Lenten Vows

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I didn’t grow up with Lent.

Actually, being from Western Pennsylvania where a full 50% of all residents are Catholic and an imposing stone Catholic church dots many of the corners in my small hometown, I can’t imagine my formerly-Catholic-later-evangelical-independent-Bible-Church father smiling on any such observance.  He wasn’t a real big fan of the religious identity attached to him by virtue of his being the son of an Italian immigrant. Maybe if his dad hadn’t been an abusive drunk, Dad would have thought more highly of his religious heritage. So it goes. Anyway, I certainly wasn’t raised to see anything valuable in liturgical traditions.

My little country church eschewed anything that smacked of vain tradition. Truth be told, we eschewed pretty much everything… except independent Fundamental traditions. THOSE were ok.  So we had communion once a quarter, credo-baptisms once a year (if we needed to), altar calls after every sermon, and no relationship with any church that wasn’t of the same theological stripe. The *exact* same stripe.

The liturgical year in my world was marked by poinsettias for Christmas (so lovely in a building decorated in red and white and wood) and choral “cantatas” for Easter and Christmas. And patriotic sermons on Memorial Day and the Fourth of July.

As I get older, I sense that abandoning hundreds of years of tradition may not necessarily be any more “holy.” After all, didn’t Paul say in Romans 14 that those who celebrate certain days or seasons have no right to despise those who treat every day alike? Let each person be persuaded in his own mind.

The concept of Lent has been warped at times, certainly, but I think the kernel of beauty is truly admirable: a setting aside of temporal pleasures for the sake of earthly contemplation. Traditionally, Lent copies the 40 days of fasting that Jesus endured before His temptation and the beginning of His ministry. In my stream of Protestantism, Lent observance is a minority position and more focused on paying attention to the sacrifices demanded by Christ’s earthly ministry.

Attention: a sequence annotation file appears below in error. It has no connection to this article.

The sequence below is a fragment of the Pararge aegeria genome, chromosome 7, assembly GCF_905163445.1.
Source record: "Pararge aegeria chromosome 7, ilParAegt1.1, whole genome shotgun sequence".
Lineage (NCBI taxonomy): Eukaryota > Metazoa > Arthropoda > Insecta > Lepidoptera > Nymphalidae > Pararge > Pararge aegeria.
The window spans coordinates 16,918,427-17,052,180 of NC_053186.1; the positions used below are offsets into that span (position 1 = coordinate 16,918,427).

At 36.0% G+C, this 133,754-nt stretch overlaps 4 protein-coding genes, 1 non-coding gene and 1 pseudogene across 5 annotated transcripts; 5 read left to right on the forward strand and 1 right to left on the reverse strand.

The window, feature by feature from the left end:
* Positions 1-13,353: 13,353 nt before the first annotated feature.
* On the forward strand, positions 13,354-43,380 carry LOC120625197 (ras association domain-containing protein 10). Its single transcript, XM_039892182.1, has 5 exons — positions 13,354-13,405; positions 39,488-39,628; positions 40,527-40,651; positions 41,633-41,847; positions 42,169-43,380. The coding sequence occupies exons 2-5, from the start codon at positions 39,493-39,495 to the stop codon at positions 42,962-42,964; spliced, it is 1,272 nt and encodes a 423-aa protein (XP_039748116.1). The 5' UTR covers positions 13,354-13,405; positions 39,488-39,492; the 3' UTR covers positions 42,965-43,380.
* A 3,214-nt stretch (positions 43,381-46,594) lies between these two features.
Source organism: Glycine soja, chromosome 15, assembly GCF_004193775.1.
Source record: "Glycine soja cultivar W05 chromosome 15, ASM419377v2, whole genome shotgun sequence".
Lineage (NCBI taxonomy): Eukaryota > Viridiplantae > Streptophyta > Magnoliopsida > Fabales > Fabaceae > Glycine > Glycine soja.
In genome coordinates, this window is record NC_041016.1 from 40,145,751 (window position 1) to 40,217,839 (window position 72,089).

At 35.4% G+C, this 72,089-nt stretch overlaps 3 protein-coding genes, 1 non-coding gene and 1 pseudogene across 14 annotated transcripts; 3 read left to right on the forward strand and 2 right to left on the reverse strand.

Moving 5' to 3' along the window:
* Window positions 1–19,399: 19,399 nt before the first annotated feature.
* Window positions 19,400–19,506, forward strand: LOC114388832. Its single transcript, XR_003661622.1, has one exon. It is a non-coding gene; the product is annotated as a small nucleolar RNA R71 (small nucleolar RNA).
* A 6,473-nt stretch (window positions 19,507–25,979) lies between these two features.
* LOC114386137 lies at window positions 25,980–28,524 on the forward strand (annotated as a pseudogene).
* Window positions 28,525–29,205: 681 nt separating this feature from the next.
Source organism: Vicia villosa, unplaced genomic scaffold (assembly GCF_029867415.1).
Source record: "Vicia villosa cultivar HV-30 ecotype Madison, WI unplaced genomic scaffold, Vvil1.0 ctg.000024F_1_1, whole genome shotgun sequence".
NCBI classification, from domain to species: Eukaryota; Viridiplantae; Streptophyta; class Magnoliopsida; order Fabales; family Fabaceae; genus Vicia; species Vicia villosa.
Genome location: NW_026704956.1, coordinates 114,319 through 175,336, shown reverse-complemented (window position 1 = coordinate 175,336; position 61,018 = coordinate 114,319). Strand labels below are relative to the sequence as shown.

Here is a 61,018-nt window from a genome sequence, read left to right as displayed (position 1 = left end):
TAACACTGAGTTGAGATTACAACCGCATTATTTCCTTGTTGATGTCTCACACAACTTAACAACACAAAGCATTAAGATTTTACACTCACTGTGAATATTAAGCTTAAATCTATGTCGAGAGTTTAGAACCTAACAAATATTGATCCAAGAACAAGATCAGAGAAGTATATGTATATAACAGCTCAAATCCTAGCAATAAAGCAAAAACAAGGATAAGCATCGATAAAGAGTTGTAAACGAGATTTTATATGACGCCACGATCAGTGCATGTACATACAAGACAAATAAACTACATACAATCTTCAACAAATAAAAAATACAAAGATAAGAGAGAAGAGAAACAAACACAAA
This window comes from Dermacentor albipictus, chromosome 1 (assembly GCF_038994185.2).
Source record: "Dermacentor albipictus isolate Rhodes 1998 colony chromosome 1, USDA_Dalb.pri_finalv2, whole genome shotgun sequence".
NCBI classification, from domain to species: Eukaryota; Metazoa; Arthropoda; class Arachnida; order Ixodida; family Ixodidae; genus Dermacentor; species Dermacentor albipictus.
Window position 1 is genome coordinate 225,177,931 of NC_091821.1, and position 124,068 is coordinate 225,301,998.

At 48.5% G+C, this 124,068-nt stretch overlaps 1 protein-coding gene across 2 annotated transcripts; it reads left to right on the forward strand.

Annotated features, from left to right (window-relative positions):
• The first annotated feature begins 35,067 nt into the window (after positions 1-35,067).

If the kenosis of Christ forms a major touchstone of our theology — that Philippians 2 details the stunning humiliation experienced by Christ so that He could embody humanity for the sake of our redemption — doesn’t that deserve some celebration in our worship? I have friends who abstain from significant pleasures and devote themselves to additional Bible study and prayer.  Usually Sundays are “days off” from abstention, for on this side of the Cross we celebrate on the Sabbath, not mourn.

My Lenten friends seem to reap benefits that I envy.   In a world full of beeps and whistles and voicemail and text messaging and Facebook and tweets and Hulu and Netflix and cable television on demand, I think a little silence is more than welcome.

so… here are my Lenten vows:

I will abstain from coffee (it’s usually my morning companion), and I might limit tea as well. We’ll see.

I will limit my engagement with online media. More books and thought, fewer Facebook sessions. (I consider blogging to be an extension of journaling, so I plan to post on Xanga throughout the season.)

I will pursue times of meditation and prayer, probably picking up with a One-Year Bible plan that I abandoned a while back.

I will set aside physical cravings so that I may with greater joy anticipate the joy of the Resurrection Sunday.


PS. Wry quip at lunch from David on Lent: “Give up something I enjoy? Well, I would give up video games but I know my resolve would crumble the day Mass Effect 3 comes out.” LOL

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